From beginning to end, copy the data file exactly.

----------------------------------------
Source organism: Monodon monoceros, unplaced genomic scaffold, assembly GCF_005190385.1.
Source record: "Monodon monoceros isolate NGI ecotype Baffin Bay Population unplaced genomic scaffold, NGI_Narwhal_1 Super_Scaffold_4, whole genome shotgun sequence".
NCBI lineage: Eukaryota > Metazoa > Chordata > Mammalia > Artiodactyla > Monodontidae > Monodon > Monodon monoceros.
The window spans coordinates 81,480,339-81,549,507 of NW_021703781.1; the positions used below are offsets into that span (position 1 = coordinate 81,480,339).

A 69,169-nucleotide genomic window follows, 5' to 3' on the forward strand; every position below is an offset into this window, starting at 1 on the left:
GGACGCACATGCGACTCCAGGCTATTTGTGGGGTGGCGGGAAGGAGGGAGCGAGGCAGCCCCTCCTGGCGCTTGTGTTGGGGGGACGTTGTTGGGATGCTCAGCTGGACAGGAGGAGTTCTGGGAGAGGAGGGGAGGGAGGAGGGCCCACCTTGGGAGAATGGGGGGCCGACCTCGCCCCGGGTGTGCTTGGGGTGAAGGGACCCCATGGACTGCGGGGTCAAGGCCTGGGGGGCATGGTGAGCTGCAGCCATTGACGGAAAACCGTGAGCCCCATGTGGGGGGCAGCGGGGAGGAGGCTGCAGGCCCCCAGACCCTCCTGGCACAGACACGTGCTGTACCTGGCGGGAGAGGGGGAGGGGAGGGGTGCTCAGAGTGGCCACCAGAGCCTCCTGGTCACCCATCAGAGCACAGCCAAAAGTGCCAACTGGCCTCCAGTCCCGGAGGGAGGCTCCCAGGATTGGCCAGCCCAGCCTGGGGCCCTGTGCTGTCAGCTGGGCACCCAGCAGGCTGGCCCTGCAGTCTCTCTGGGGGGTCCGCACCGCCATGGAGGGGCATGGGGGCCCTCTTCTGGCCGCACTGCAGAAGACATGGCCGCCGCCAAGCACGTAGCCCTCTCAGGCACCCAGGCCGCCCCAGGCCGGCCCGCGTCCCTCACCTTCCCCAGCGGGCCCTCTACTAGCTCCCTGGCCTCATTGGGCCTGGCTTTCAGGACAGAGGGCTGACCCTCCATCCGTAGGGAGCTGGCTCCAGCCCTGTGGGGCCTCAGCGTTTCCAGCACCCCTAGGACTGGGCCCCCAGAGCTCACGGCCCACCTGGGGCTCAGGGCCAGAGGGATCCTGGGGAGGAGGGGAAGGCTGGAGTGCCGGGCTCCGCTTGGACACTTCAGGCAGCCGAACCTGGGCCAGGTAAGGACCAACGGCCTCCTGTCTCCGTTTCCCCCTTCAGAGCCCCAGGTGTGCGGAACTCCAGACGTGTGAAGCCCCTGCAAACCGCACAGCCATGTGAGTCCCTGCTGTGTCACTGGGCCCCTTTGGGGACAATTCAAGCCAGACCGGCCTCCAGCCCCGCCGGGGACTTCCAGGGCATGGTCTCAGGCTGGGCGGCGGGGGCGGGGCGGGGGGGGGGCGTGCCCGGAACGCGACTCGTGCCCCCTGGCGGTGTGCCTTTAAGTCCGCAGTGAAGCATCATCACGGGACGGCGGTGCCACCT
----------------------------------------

Source organism: Monodon monoceros, unplaced genomic scaffold, assembly GCF_005190385.1.
Source record: "Monodon monoceros isolate NGI ecotype Baffin Bay Population unplaced genomic scaffold, NGI_Narwhal_1 Super_Scaffold_4, whole genome shotgun sequence".
NCBI lineage: Eukaryota > Metazoa > Chordata > Mammalia > Artiodactyla > Monodontidae > Monodon > Monodon monoceros.
The window spans coordinates 81,480,339-81,549,507 of NW_021703781.1; the positions used below are offsets into that span (position 1 = coordinate 81,480,339).

A 69,169-nucleotide genomic window follows, 5' to 3' on the forward strand; every position below is an offset into this window, starting at 1 on the left:
GGACGCACATGCGACTCCAGGCTATTTGTGGGGTGGCGGGAAGGAGGGAGCGAGGCAGCCCCTCCTGGCGCTTGTGTTGGGGGGACGTTGTTGGGATGCTCAGCTGGACAGGAGGAGTTCTGGGAGAGGAGGGGAGGGAGGAGGGCCCACCTTGGGAGAATGGGGGGCCGACCTCGCCCCGGGTGTGCTTGGGGTGAAGGGACCCCATGGACTGCGGGGTCAAGGCCTGGGGGGCATGGTGAGCTGCAGCCATTGACGGAAAACCGTGAGCCCCATGTGGGGGGCAGCGGGGAGGAGGCTGCAGGCCCCCAGACCCTCCTGGCACAGACACGTGCTGTACCTGGCGGGAGAGGGGGAGGGGAGGGGTGCTCAGAGTGGCCACCAGAGCCTCCTGGTCACCCATCAGAGCACAGCCAAAAGTGCCAACTGGCCTCCAGTCCCGGAGGGAGGCTCCCAGGATTGGCCAGCCCAGCCTGGGGCCCTGTGCTGTCAGCTGGGCACCCAGCAGGCTGGCCCTGCAGTCTCTCTGGGGGGTCCGCACCGCCATGGAGGGGCATGGGGGCCCTCTTCTGGCCGCACTGCAGAAGACATGGCCGCCGCCAAGCACGTAGCCCTCTCAGGCACCCAGGCCGCCCCAGGCCGGCCCGCGTCCCTCACCTTCCCCAGCGGGCCCTCTACTAGCTCCCTGGCCTCATTGGGCCTGGCTTTCAGGACAGAGGGCTGACCCTCCATCCGTAGGGAGCTGGCTCCAGCCCTGTGGGGCCTCAGCGTTTCCAGCACCCCTAGGACTGGGCCCCCAGAGCTCACGGCCCACCTGGGGCTCAGGGCCAGAGGGATCCTGGGGAGGAGGGGAAGGCTGGAGTGCCGGGCTCCGCTTGGACACTTCAGGCAGCCGAACCTGGGCCAGGTAAGGACCAACGGCCTCCTGTCTCCGTTTCCCCCTTCAGAGCCCCAGGTGTGCGGAACTCCAGACGTGTGAAGCCCCTGCAAACCGCACAGCCATGTGAGTCCCTGCTGTGTCACTGGGCCCCTTTGGGGACAATTCAAGCCAGACCGGCCTCCAGCCCCGCCGGGGACTTCCAGGGCATGGTCTCAGGCTGGGCGGCGGGGGCGGGGCGGGGGGGGGGCGTGCCCGGAACGCGACTCGTGCCCCCTGGCGGTGTGCCTTTAAGTCCGCAGTGAAGCATCATCACGGGACGGCGGTGCCACCT